1. Deploy the openethereum helm chart on Linode Kubernetes Engine


    To deploy the OpenEthereum Helm chart on Linode Kubernetes Engine using Pulumi, we will follow these steps:

    1. Set up a Linode Kubernetes Engine (LKE) Cluster: We'll start by creating a Kubernetes cluster on Linode. Pulumi allows you to define infrastructure as code using familiar programming languages. Below we'll use TypeScript as the language to do the setup.

    2. Install the Helm Chart: Once the LKE cluster is up and running, we will install the OpenEthereum Helm chart. Helm is a package manager for Kubernetes, which allows us to deploy applications defined in Helm Charts. Charts are packages of pre-configured Kubernetes resources.

    For this task, we will use the kubernetes package from Pulumi, which provides the required resources to set up a Kubernetes cluster and deploy a Helm chart on it.

    Before using the code below, ensure that you have an account with Linode and have generated an API token with Kubernetes and LKE access. Also, install the Pulumi CLI and set up your Pulumi project following its installation instructions.

    Here's the code that accomplishes our goal:

    import * as pulumi from "@pulumi/pulumi"; import * as kubernetes from "@pulumi/kubernetes"; import * as linode from "@pulumi/linode"; // Step 1: Set up a Linode Kubernetes Engine (LKE) Cluster const cluster = new linode.LkeCluster("my-cluster", { k8sVersion: "1.18", // Specify your desired Kubernetes version region: "us-central", // Specify the Linode region tags: ["pulumi-cluster"], // Optional tags for organizing resources pool: [{ count: 2, // Specify the number of nodes type: "g6-standard-2", // Specify the Linode instance type for nodes }], }); // Obtain the kubeconfig for our cluster once it's available const kubeconfig = pulumi .all([cluster.id]) .apply(([id]) => linode.getLkeClusterKubeconfig({ clusterId: id })); // Step 2: Deploy the OpenEthereum Helm chart const helmChart = new kubernetes.helm.v3.Chart("openethereum", { repo: "openethereum", // The repository name where the chart is located chart: "openethereum", // The chart name to install // You can specify the values.yaml configuration for your chart as needed values: { // Example configuration values. You'll need to fill these out appropriately. // persistence: { // size: "50Gi", // }, // nodeSelector: { // "beta.kubernetes.io/os": "linux", // }, // resources: { // requests: { // cpu: "200m", // memory: "256Mi", // }, // }, }, }, { provider: new kubernetes.Provider("k8s-provider", { kubeconfig: kubeconfig }) }); // Stack exports export const clusterName = cluster.id; export const kubeconfigOutput = kubeconfig; export const openethereumChartValues = helmChart.values;

    This program performs the following actions:

    • Cluster Creation: A new Linode Kubernetes cluster is instantiated with two nodes using the specified Linode instance type.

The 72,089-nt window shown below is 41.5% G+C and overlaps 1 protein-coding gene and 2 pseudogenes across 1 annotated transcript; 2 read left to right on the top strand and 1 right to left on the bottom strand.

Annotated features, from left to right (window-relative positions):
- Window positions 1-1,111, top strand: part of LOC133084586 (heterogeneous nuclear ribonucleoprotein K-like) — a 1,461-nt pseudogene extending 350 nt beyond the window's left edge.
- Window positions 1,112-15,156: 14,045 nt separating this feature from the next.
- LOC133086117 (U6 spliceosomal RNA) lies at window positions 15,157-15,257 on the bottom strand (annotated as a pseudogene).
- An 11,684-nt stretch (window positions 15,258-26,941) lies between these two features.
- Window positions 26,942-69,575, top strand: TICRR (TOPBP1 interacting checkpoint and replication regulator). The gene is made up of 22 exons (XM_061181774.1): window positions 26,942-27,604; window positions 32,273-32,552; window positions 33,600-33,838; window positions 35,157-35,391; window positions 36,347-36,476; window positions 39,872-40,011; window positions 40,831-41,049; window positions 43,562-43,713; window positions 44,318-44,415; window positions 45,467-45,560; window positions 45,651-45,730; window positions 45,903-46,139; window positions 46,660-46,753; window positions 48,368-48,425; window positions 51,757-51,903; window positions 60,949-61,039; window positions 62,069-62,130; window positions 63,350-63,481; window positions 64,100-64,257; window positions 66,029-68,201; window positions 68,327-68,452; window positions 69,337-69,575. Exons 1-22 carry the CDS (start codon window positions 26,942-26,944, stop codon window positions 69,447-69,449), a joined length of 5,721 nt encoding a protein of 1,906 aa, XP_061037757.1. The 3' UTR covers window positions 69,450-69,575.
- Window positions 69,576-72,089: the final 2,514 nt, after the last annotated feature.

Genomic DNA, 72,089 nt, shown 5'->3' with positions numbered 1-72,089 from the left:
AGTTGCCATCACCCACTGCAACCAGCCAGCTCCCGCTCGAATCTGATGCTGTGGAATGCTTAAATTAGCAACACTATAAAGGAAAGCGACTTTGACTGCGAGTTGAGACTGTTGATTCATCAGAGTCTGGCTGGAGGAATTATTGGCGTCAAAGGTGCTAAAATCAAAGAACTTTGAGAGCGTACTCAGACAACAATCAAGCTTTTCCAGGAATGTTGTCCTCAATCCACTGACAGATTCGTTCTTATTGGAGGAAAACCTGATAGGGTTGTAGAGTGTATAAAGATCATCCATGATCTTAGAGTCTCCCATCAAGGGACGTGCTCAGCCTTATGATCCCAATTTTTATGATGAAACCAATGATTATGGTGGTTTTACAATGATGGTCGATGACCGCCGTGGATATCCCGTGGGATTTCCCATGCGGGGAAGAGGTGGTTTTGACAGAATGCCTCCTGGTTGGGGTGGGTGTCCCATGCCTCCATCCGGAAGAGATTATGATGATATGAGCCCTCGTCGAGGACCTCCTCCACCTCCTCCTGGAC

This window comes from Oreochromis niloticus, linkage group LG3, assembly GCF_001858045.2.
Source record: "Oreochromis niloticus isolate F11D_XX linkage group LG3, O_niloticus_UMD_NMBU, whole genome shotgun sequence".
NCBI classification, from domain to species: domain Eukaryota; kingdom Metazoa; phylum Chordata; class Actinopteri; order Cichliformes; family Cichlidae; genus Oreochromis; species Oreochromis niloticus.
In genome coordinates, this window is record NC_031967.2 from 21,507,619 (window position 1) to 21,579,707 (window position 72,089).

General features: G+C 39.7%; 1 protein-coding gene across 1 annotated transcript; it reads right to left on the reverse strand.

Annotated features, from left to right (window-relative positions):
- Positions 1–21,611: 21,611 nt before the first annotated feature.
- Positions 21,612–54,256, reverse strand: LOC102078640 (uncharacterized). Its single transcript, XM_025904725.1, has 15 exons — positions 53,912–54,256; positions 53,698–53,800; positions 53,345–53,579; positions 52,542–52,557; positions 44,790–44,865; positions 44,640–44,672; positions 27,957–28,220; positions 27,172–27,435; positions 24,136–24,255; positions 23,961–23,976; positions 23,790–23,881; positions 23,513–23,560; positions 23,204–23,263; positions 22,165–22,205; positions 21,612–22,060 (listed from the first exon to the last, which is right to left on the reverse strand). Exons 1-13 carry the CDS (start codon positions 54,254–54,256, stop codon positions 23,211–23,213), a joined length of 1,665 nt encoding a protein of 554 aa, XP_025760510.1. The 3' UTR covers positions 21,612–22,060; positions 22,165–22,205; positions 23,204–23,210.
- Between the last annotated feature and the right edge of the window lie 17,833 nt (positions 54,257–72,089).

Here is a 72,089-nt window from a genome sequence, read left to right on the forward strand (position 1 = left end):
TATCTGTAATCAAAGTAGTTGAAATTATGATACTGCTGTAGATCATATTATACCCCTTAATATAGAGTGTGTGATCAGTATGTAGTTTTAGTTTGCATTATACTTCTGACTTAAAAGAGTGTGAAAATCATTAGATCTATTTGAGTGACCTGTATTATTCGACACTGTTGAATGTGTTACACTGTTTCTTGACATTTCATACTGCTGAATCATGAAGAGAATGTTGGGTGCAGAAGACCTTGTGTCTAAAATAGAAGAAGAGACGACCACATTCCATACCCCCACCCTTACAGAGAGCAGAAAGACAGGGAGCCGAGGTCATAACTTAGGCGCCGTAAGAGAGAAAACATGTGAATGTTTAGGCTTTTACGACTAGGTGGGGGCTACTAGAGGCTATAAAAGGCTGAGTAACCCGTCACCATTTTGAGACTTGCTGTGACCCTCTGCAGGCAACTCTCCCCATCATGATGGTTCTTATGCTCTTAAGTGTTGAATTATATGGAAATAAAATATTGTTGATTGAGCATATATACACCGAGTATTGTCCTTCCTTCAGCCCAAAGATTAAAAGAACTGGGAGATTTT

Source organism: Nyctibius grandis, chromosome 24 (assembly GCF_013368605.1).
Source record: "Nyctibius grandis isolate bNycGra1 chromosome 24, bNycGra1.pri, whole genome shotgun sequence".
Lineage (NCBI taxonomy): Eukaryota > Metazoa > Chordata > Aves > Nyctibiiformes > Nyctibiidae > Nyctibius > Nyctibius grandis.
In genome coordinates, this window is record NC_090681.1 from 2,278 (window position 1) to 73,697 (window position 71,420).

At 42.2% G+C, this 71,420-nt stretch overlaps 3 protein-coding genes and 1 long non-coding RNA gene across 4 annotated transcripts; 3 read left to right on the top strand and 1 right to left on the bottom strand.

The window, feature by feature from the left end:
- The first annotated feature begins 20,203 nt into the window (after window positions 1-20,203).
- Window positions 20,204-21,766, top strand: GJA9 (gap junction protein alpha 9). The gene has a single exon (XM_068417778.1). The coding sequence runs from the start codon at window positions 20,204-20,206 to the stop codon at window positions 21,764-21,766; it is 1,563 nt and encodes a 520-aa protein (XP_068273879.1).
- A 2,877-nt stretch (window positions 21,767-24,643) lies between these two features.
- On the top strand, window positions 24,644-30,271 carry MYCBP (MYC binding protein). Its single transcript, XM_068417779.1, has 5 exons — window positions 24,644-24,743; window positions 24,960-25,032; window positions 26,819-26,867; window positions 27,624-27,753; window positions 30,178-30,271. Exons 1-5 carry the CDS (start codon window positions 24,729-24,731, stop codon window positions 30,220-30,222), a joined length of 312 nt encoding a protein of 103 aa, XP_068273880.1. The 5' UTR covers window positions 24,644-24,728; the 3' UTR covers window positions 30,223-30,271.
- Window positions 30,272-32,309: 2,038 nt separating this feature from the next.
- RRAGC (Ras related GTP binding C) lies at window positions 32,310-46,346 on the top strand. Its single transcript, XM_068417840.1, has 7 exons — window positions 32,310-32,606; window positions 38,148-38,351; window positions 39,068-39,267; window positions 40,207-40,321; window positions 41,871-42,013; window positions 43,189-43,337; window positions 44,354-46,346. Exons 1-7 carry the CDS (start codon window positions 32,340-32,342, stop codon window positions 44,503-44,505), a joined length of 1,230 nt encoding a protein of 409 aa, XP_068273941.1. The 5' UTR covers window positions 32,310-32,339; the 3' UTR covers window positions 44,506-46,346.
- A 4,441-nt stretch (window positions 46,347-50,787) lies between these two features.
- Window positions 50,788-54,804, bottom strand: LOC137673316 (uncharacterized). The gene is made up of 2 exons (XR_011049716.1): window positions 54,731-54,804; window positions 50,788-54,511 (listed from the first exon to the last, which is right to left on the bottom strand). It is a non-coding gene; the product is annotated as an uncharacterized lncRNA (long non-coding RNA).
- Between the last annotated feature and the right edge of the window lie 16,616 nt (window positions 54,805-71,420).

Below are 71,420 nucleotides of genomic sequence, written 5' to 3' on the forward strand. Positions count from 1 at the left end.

• Helm Chart Deployment: With the cluster ready, the program sets up a Helm chart for OpenEthereum using the specified repository and chart name. Some placeholder configurations are commented out, and you must customize these configurations based on your requirements, which are then passed on to the Helm chart.

    Please note: The OpenEthereum Helm repository and the chart name must be correctly specified; the given values in the code are placeholders and might not reflect the current state of available Helm charts for OpenEthereum. You'll need to replace them with the correct values from the OpenEthereum Helm chart documentation. Also, the Kubernetes version and other settings need to be aligned with what is currently supported on Linode's Kubernetes service.

    Important Considerations:

    • Ensure that the names and versions of the OpenEthereum Helm chart are current and correct.
    • Customize the values property of the helm.v3.Chart resource to provide the necessary configuration specific to OpenEthereum.
    • Take into account that the Kubernetes version specified needs to be available in the Linode Kubernetes Engine at the time of creating this infrastructure.
    • Be sure to handle the kubeconfig securely. It contains sensitive credentials to access your Kubernetes cluster.

    After defining your infrastructure as code, deploy it by running pulumi up in the terminal from the location of your project. Pulumi will perform the diff, show you the proposed changes, and apply them when you confirm. This will create a new Linode Kubernetes cluster and deploy the OpenEthereum Helm chart on it.

    Remember, the code is a direct expression of your infrastructure, and any changes should be applied through modifying the code and running pulumi up to apply the changes in a safe and repeatable manner.